Alonso Guillen, a 31-year-old disc jockey, who was born in Piedras Negras, Mexico, moved to the United States, under the shelter of DACA. He has been living in Lufkin, Texas, ever since he was a teenager.
As soon as Harvey made landfall, Alonso borrowed a towboat along with some friends and headed to Southern Texas to try and aid people who were trapped due to the natural disaster, Houston Chronicle reported. They were on their way to an apartment complex near the Interstate 45 and Beltway 8 when the hurricane struck the bridge over the creek and capsized Wednesday. Search crews went looking for Alonso after he went missing. His body was discovered on Friday 1 p.m. local time (2 p.m. EDT).
His father, Jesus Guillen, now a permanent resident of the U.S., had asked Alonso not to risk his life, assisting in the storm-stricken areas of Texas, but the latter insisted on helping out those in need. “Thank you, God, for the time I had with him,” Jesus prayed, as the authorities pulled his son’s body out of the water.
Democrats condemned President Donald Trump’s decision to terminate DACA. In this photo, six-year-old Sophie Cruz (L) speaks during a rally in front of the Supreme Court next to her father Raul Cruz (2nd L) and supporter Jose Antonio Vargas (R) in Washington, D.C., April 18, 2016. Photo: Getty Images/ Alex Wong
Alonso’s mother, Rita Ruiz de Guillen, 62, who has applied for a legal status is still awaiting entry into the U.S. After learning of her son’s death, Rita requested the Customs and Border Protection (CBP) officials to grant her a humanitarian visa so that she could come to Houston, Texas, and bury her son, but in vain.
“I’ve lost a great son, you have no idea,” she said. “I’m asking God to give me strength.” She also added: “When we are with God, there are no borders. Man made borders on this earth.”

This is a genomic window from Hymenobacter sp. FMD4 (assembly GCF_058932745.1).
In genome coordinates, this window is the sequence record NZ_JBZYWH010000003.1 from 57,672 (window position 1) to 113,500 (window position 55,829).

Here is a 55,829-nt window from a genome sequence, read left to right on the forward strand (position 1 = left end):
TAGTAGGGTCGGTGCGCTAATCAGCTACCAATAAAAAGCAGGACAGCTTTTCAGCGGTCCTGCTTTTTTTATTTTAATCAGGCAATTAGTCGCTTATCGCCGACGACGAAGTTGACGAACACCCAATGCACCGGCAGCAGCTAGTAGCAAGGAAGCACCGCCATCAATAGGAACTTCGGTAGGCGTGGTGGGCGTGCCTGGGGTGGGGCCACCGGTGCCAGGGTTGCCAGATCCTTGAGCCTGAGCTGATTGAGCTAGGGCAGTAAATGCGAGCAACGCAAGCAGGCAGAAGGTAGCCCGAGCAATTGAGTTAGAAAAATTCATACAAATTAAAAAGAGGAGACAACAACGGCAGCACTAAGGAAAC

DACA was launched by former President Barack Obama in 2012, as a way to grant immigrant children temporary protection from deportation, if they have brought illegally to the U.S. at a very young age. Even though Trump had vowed to shut down DACA as soon as he became the president, branding it unconstitutional, he had deferred his decision on doing so over the months, after taking office.
“We are going to deal with DACA with heart,” Trump said at a February news conference, Business Insider reported. “To me, it’s one of the most difficult subjects I have because you have these incredible kids – in many cases, not in all cases. But you have some absolutely incredible kids – I would say mostly – they were brought here in such a way. It’s a very, very tough subject.”
Nevertheless, after deliberating over the fate of the “Dreamers” program with both the Department of Justice and Department of Homeland Security, the president decided to scrap it with a six-month delay.
Many Democrats including former Secretary of State Hillary Clinton and Vermont Gov. Bernie Sanders have condemned Trump’s decision for shredding DACA.
According to Linna Martén, a postdoctoral scholar at the Stanford Immigration Policy Lab, there has always been lack of evidence to support the advantages or disadvantages of the DACA program, which might have made Trump’s decision on the issue not so difficult. “DACA is the largest immigration reform in the US since the mid-1980s, but so far there have been almost no credible studies of how it has affected unauthorized immigrants and their families. Hence, policymakers have lacked concrete evidence to make informed decisions about the future of DACA,” she said, Phys reported.